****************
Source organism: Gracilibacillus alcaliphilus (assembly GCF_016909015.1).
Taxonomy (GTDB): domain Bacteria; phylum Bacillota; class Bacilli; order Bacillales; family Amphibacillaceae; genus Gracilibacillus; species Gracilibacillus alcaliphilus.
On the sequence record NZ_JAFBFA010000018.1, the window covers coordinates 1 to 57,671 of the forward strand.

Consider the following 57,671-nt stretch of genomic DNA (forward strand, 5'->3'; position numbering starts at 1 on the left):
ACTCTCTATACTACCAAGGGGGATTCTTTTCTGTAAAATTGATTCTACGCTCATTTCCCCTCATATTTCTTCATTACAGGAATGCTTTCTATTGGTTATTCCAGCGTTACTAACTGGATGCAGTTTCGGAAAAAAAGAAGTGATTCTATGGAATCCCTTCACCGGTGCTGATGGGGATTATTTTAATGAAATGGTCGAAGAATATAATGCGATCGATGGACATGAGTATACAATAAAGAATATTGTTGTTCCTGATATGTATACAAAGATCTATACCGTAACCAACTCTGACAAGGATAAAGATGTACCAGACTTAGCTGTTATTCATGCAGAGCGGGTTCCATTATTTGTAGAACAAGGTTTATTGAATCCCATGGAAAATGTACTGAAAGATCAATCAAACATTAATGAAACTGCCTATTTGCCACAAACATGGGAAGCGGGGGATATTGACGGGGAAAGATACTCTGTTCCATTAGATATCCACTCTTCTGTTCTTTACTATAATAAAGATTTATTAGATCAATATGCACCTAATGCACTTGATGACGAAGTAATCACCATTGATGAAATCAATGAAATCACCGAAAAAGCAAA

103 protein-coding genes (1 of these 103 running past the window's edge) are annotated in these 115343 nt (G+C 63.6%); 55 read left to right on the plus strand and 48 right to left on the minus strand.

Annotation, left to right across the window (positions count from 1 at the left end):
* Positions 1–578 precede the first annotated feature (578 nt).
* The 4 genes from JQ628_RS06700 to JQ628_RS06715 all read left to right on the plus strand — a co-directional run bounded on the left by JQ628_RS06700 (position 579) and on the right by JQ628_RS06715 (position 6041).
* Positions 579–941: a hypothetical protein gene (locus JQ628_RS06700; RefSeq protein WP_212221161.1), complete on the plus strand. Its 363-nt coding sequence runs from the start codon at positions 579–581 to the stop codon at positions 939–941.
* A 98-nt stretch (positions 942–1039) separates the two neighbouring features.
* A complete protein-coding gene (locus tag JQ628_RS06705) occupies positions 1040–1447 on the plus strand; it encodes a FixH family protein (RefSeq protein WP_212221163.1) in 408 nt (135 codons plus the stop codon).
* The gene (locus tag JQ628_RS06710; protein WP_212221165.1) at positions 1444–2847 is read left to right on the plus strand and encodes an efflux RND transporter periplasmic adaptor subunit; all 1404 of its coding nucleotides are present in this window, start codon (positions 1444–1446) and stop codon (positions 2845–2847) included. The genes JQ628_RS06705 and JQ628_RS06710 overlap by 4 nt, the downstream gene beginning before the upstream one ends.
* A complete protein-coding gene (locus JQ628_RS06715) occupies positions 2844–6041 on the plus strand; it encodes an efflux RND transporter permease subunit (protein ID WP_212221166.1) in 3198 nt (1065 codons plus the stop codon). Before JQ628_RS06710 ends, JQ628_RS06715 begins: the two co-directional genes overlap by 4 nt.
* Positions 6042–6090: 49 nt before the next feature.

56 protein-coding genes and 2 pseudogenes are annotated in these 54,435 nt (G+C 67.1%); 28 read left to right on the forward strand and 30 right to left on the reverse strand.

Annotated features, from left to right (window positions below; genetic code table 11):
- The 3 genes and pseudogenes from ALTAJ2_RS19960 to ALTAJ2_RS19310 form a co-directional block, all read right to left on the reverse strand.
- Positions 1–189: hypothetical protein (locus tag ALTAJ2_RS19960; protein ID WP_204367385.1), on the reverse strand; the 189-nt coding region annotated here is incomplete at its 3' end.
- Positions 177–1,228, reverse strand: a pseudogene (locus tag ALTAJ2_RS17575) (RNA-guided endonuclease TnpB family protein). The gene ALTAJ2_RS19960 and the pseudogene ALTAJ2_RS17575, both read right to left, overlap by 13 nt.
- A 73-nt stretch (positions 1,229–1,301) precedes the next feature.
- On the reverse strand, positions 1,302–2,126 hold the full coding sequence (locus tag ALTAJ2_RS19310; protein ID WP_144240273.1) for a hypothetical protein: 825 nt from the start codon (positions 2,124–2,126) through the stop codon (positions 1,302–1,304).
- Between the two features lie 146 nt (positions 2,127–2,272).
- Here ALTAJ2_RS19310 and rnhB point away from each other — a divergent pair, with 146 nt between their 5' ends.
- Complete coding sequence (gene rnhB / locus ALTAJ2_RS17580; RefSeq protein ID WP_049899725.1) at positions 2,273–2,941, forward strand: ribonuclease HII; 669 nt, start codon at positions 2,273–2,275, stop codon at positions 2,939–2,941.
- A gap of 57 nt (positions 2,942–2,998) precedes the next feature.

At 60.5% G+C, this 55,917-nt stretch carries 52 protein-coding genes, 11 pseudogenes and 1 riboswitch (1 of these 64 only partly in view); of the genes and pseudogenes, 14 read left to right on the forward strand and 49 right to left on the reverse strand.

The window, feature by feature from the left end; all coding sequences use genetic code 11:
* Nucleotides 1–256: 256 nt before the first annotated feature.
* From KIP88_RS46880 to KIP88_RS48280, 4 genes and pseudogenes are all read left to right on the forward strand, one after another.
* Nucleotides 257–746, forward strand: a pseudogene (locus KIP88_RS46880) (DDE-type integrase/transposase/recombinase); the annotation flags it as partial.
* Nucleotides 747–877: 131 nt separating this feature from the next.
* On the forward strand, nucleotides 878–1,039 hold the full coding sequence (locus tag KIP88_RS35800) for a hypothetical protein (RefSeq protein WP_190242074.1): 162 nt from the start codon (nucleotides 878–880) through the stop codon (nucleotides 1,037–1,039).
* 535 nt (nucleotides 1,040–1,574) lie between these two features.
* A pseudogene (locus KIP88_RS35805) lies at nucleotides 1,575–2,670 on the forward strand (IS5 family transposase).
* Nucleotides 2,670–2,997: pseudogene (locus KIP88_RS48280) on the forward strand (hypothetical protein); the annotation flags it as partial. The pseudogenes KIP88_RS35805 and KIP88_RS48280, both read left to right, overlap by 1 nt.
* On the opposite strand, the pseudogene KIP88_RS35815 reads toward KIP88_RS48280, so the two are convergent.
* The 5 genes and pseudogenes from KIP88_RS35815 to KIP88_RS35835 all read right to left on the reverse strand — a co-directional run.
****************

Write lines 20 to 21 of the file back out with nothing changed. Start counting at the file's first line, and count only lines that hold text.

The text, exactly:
- Positions 177–1,228, reverse strand: a pseudogene (locus tag ALTAJ2_RS17575) (RNA-guided endonuclease TnpB family protein). The gene ALTAJ2_RS19960 and the pseudogene ALTAJ2_RS17575, both read right to left, overlap by 13 nt.
- A 73-nt stretch (positions 1,229–1,301) precedes the next feature.